5 ways to flop a product launch
December 24, 2021
Launching a new product or service isn’t easy by any means but here are 5 things to avoid if you don’t want your product launch to be a flop.
To get started, have you ever created a solution without first knowing the problem you’re trying to solve?
I hope not, but this is a common theme especially among new entrepreneurs.
They hire a development firm that can care less about what they’re told to build. The product gets built, then the “entrepreneur” tries to find a customer or raise funding for a completely useless product.
I know, it makes no sense.
What’s even worse?
Building a product that is already on the market?
Do you remember the rise of Uber and Lyft? Well, there were dozens of knock off companies that you never heard of fighting for a very small market share but selling the same service. When building a new product you must differentiate your product from the competition or else what’s the point of the consumer purchasing your product over the existing company with a track record.
When making a purchase on Amazon or online for that matter, we tend to gravitate towards the products with more reviews.
Before building your product, spend time analyzing the marketplace and completing user tests with prototypes if possible. You can acquire invaluable data from creating prototypes in Adobe Xd or Invision before development.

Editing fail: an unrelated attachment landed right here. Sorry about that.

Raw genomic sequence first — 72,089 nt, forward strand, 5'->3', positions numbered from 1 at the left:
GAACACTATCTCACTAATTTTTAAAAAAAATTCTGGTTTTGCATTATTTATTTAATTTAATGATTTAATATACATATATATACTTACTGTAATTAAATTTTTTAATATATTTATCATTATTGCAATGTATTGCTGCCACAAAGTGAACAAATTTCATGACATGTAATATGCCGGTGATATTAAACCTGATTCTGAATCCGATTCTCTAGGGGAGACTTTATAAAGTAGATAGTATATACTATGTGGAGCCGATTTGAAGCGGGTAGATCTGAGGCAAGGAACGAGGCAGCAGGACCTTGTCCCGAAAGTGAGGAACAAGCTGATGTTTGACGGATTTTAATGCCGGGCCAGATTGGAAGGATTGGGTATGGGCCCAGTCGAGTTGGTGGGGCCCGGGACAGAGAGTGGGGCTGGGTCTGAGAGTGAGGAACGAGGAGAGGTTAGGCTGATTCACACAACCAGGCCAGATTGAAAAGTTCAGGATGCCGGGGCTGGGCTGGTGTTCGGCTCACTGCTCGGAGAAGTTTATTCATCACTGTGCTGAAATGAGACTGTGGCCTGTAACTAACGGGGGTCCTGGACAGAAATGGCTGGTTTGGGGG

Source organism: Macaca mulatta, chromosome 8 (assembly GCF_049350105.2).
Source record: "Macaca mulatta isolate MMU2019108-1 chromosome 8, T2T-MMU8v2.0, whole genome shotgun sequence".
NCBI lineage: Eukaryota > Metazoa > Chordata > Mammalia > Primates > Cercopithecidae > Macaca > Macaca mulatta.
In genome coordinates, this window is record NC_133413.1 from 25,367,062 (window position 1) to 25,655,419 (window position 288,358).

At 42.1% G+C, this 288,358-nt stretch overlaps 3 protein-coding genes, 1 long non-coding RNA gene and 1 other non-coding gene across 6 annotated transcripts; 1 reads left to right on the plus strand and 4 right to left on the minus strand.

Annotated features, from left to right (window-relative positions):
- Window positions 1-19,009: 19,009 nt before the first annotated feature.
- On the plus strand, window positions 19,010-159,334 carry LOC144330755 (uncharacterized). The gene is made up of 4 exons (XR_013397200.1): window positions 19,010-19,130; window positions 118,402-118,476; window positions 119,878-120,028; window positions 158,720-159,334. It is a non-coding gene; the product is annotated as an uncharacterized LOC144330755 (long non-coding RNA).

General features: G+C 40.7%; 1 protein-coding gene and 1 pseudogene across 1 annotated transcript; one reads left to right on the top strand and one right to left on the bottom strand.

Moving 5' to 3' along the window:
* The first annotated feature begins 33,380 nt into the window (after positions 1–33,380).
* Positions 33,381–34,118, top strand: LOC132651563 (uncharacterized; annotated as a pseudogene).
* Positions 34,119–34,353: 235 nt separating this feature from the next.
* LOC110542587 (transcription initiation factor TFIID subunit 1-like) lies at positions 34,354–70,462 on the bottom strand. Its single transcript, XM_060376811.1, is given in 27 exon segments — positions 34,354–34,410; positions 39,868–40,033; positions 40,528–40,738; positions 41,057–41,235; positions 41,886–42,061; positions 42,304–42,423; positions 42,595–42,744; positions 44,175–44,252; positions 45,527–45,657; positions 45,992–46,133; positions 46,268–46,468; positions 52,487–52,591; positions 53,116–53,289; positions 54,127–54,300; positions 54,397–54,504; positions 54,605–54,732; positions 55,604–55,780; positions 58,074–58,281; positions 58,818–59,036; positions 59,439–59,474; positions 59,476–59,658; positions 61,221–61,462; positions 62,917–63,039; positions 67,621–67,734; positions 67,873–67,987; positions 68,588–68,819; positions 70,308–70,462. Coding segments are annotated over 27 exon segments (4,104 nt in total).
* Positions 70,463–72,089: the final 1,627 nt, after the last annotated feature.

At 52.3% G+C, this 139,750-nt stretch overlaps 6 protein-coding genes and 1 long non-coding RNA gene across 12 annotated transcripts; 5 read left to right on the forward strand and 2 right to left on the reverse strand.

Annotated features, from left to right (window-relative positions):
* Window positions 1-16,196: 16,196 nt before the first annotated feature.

Even easier, have a conversation with a potential customer to hear their reaction to your proposed solution.
A simple 15 to 30 minute conversation can save you months of throw away work. Consumers such as yourself do tons of homework before making a purchase. You would be surprised at what you can learn about the marketplace.
Continuing on, how you ever ever “Build it and they’ll come”.
Well don’t believe it. It’s a complete myth.
There is one thing I can guarantee you, no one will come if you build your product without first building some kind of audience such as a pre-launch newsletter or some kind of content that resonates with your target audience.
There is too much noise for anyone to pay attention to a new product launch. In fact, new products are launched every day.
Have you seen any new products today? Probably not.
Another common theme I see among new entrepreneurs is trying to sell to cold leads.
Not all your website visitors are ready to make a purchase. On average, a company will need at least 5 to 7 touch points or interactions with a lead before they become customers. You will need to educate your leads and offer them something of value before they’ll make a purchase.
When shopping, do you purchase the first item you see? Probably not. You look at past reviews and company reputation before making an educated purchase.
If you can avoid these 5 mistakes, you’re well on your way to a successful launch. Good luck, and feel free to email us with any questions.
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